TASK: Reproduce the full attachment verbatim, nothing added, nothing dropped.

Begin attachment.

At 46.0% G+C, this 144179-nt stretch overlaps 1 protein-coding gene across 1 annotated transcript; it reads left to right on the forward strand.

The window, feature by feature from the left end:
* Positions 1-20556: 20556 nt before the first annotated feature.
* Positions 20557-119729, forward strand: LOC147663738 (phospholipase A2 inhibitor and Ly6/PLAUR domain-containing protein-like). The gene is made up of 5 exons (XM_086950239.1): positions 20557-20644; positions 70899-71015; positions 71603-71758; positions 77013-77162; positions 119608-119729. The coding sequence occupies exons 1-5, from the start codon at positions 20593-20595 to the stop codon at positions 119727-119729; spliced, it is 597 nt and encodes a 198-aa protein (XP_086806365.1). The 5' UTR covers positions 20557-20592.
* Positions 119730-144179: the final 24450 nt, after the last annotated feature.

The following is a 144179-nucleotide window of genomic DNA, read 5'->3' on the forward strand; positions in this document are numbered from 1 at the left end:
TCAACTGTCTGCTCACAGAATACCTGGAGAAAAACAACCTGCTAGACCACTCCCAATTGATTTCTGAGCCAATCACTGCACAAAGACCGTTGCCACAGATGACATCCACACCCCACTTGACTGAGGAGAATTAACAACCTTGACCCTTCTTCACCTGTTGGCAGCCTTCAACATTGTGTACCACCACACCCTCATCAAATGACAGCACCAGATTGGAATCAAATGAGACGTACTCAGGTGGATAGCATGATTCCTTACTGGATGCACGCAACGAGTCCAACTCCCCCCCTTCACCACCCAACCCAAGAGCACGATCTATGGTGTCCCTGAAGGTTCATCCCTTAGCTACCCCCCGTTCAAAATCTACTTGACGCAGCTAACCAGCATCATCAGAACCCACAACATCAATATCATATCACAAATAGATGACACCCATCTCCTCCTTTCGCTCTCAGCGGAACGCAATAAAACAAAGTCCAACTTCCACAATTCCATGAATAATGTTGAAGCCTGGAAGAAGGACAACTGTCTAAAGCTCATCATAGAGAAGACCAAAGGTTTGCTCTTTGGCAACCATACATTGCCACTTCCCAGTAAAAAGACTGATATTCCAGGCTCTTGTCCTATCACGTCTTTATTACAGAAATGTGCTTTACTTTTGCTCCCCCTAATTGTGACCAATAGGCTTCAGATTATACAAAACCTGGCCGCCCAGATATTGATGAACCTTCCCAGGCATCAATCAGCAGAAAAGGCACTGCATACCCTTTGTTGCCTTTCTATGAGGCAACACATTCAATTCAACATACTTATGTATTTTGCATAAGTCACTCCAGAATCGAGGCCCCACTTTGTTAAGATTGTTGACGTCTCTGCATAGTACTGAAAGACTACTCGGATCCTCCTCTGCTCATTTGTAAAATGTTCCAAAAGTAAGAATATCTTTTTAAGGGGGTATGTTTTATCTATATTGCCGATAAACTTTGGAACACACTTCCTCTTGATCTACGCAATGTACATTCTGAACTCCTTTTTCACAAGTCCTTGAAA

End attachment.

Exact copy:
At 46.0% G+C, this 144179-nt stretch overlaps 1 protein-coding gene across 1 annotated transcript; it reads left to right on the forward strand.

The window, feature by feature from the left end:
* Positions 1-20556: 20556 nt before the first annotated feature.
* Positions 20557-119729, forward strand: LOC147663738 (phospholipase A2 inhibitor and Ly6/PLAUR domain-containing protein-like). The gene is made up of 5 exons (XM_086950239.1): positions 20557-20644; positions 70899-71015; positions 71603-71758; positions 77013-77162; positions 119608-119729. The coding sequence occupies exons 1-5, from the start codon at positions 20593-20595 to the stop codon at positions 119727-119729; spliced, it is 597 nt and encodes a 198-aa protein (XP_086806365.1). The 5' UTR covers positions 20557-20592.
* Positions 119730-144179: the final 24450 nt, after the last annotated feature.

The following is a 144179-nucleotide window of genomic DNA, read 5'->3' on the forward strand; positions in this document are numbered from 1 at the left end:
TCAACTGTCTGCTCACAGAATACCTGGAGAAAAACAACCTGCTAGACCACTCCCAATTGATTTCTGAGCCAATCACTGCACAAAGACCGTTGCCACAGATGACATCCACACCCCACTTGACTGAGGAGAATTAACAACCTTGACCCTTCTTCACCTGTTGGCAGCCTTCAACATTGTGTACCACCACACCCTCATCAAATGACAGCACCAGATTGGAATCAAATGAGACGTACTCAGGTGGATAGCATGATTCCTTACTGGATGCACGCAACGAGTCCAACTCCCCCCCTTCACCACCCAACCCAAGAGCACGATCTATGGTGTCCCTGAAGGTTCATCCCTTAGCTACCCCCCGTTCAAAATCTACTTGACGCAGCTAACCAGCATCATCAGAACCCACAACATCAATATCATATCACAAATAGATGACACCCATCTCCTCCTTTCGCTCTCAGCGGAACGCAATAAAACAAAGTCCAACTTCCACAATTCCATGAATAATGTTGAAGCCTGGAAGAAGGACAACTGTCTAAAGCTCATCATAGAGAAGACCAAAGGTTTGCTCTTTGGCAACCATACATTGCCACTTCCCAGTAAAAAGACTGATATTCCAGGCTCTTGTCCTATCACGTCTTTATTACAGAAATGTGCTTTACTTTTGCTCCCCCTAATTGTGACCAATAGGCTTCAGATTATACAAAACCTGGCCGCCCAGATATTGATGAACCTTCCCAGGCATCAATCAGCAGAAAAGGCACTGCATACCCTTTGTTGCCTTTCTATGAGGCAACACATTCAATTCAACATACTTATGTATTTTGCATAAGTCACTCCAGAATCGAGGCCCCACTTTGTTAAGATTGTTGACGTCTCTGCATAGTACTGAAAGACTACTCGGATCCTCCTCTGCTCATTTGTAAAATGTTCCAAAAGTAAGAATATCTTTTTAAGGGGGTATGTTTTATCTATATTGCCGATAAACTTTGGAACACACTTCCTCTTGATCTACGCAATGTACATTCTGAACTCCTTTTTCACAAGTCCTTGAAA